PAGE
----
An African-Australian community taskforce will work with Victoria Police to tackle problems with youth offending.
Victoria's African community will create a taskforce to work with police and tackle youth crime.
Chief Commissioner Graham Ashton met with leaders from Melbourne's African community on Wednesday after a series of widely reported crimes involving youths of African appearance.
The taskforce will meet for the first time on Friday and will support police by providing information on emerging issues and hot spots, create a more efficient communication channel on how to prevent crimes, and tell officers of incidents of racial vilification.
"We know that the vast majority of African-Australians in Victoria are decent, law-abiding people," Mr Ashton said in a statement.
"They are suffering as a result of the actions of a small cohort of young offenders. The African-Australian community can, and want to, play a role in providing solutions.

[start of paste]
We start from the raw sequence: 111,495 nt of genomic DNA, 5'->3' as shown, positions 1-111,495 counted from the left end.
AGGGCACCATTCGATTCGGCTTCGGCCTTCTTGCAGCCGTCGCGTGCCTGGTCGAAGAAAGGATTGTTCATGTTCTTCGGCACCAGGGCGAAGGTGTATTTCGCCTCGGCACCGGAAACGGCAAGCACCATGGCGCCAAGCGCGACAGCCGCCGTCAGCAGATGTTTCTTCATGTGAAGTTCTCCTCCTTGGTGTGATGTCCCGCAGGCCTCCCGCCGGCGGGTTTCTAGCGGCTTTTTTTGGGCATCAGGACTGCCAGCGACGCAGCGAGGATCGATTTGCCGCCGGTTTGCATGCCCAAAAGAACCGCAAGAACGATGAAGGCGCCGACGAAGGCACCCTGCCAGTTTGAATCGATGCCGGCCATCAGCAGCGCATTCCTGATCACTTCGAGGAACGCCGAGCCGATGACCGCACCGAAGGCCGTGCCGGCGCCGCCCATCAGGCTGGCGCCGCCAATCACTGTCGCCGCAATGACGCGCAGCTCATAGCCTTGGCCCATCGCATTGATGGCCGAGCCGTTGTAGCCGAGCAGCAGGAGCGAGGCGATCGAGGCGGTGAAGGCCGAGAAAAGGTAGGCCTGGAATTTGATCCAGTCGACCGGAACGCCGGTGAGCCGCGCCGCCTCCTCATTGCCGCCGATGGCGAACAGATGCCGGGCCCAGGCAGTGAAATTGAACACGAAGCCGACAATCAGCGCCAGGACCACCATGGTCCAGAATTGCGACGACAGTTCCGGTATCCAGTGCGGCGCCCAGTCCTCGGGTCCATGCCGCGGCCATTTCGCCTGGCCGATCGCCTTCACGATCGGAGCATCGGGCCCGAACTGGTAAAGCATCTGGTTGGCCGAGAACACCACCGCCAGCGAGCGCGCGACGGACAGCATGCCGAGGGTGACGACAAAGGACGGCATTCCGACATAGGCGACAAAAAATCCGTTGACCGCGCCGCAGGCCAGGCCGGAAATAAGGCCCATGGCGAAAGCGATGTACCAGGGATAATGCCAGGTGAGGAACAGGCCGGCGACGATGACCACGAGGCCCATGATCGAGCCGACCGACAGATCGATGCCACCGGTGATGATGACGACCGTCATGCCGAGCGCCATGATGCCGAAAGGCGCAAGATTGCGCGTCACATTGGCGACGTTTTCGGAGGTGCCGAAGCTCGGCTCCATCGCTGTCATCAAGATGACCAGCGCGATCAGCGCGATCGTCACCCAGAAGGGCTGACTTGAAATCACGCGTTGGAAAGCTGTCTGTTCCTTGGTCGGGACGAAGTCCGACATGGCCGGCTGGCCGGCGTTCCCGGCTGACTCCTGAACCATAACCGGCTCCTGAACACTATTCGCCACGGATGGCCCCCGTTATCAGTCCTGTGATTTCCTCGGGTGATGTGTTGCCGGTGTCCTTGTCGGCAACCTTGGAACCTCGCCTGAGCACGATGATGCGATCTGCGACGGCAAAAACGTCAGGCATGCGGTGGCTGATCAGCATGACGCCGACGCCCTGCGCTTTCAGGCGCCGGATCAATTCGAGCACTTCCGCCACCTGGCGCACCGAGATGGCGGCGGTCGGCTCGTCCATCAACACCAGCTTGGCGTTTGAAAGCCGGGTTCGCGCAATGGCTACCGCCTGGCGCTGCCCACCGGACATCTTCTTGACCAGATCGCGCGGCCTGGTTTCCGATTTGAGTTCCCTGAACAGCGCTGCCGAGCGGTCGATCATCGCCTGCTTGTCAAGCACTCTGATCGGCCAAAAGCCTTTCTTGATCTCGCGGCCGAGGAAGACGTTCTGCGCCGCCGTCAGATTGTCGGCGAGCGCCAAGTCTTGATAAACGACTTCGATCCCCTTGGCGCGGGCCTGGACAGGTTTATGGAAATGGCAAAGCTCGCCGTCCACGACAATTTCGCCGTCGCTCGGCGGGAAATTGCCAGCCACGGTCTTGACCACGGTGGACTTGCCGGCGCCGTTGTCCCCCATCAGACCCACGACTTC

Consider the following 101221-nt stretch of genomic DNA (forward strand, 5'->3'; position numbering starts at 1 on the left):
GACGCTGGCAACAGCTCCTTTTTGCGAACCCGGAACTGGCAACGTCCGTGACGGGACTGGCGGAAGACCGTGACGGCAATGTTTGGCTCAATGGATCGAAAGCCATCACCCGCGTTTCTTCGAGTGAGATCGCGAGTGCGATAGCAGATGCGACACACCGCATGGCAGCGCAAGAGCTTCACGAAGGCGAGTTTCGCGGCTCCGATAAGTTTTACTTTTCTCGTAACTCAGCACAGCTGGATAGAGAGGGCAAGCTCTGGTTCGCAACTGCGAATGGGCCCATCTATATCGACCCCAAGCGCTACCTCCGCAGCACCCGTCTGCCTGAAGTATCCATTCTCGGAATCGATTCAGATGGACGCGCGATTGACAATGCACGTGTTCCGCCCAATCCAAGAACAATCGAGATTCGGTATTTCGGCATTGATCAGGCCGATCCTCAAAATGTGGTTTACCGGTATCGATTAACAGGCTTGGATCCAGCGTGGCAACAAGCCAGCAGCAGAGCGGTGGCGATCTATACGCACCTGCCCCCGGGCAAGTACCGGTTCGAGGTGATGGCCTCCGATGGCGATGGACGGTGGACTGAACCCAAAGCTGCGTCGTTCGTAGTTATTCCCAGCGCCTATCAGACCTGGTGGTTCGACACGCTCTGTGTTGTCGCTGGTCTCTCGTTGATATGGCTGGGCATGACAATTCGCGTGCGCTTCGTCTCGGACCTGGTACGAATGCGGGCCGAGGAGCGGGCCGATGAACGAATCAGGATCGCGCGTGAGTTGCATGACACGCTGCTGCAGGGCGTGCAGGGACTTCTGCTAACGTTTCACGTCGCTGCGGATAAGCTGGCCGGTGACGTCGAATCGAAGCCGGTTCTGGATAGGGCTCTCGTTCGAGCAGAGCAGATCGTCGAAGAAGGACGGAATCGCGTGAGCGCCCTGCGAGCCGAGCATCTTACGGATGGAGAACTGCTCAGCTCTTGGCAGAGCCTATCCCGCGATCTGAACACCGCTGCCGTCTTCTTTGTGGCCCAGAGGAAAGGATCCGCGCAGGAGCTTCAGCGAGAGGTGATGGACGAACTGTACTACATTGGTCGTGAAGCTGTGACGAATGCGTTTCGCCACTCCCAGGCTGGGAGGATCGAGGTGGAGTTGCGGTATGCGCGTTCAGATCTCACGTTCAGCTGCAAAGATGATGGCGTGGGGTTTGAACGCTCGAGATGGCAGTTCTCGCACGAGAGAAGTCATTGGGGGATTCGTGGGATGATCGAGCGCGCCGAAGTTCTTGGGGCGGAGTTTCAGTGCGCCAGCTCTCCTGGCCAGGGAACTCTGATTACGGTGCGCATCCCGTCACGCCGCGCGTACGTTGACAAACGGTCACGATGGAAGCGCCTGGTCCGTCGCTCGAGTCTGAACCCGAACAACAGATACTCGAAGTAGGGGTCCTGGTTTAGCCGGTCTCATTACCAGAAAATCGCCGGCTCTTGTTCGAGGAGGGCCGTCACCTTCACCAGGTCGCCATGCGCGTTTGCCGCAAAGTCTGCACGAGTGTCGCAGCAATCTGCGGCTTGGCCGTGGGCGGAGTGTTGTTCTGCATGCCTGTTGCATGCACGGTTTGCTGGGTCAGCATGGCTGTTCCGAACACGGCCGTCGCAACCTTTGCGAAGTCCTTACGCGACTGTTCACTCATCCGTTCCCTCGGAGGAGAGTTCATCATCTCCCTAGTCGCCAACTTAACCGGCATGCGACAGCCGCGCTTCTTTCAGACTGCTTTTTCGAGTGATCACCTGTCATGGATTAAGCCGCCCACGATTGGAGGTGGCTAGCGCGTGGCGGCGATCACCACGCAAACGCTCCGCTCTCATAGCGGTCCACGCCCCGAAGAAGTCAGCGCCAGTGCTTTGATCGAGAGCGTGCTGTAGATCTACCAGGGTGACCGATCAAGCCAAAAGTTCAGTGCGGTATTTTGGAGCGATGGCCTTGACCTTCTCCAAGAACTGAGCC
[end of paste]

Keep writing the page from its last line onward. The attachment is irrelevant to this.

"Whilst we are already working collaboratively at the local level, this community taskforce will further strengthen these efforts."
South Sudanese Community Association in Victoria's Kot Monoah said the community stood strong with Victoria Police in tackling youth crime.
"We understand there are a lot of issues that have been happening. Can we say as the African-Australian community the issues that are happening are not in any way shape or form related to gangs," he said.
"We understand there are significant issues happening with young people compounded by a number of issues such as drugs and alcohol, and significant behavioural issues.
"These sorts of issues, obviously, it is our duty and responsibility as a society to address them without mixing them with politics or without mixing them with any other messaging."
Mr Monoah said the reporting of the issue had subjected a number of people to racial profiling.
Deputy Commissioner Andrew Crisp also said community members had been at the receiving end of "disturbing" behaviour.
"I know that a number of people here today and others in the community have been... subjected to death threats," he said.
Mr Crisp said a majority of the community were law-abiding, and they were "hurting" and "feeling pain" over this issue.
Mr Ashton returned from sick leave this week into a political controversy over holiday season incidents, with the federal government accusing the state government of failing to act on the issue.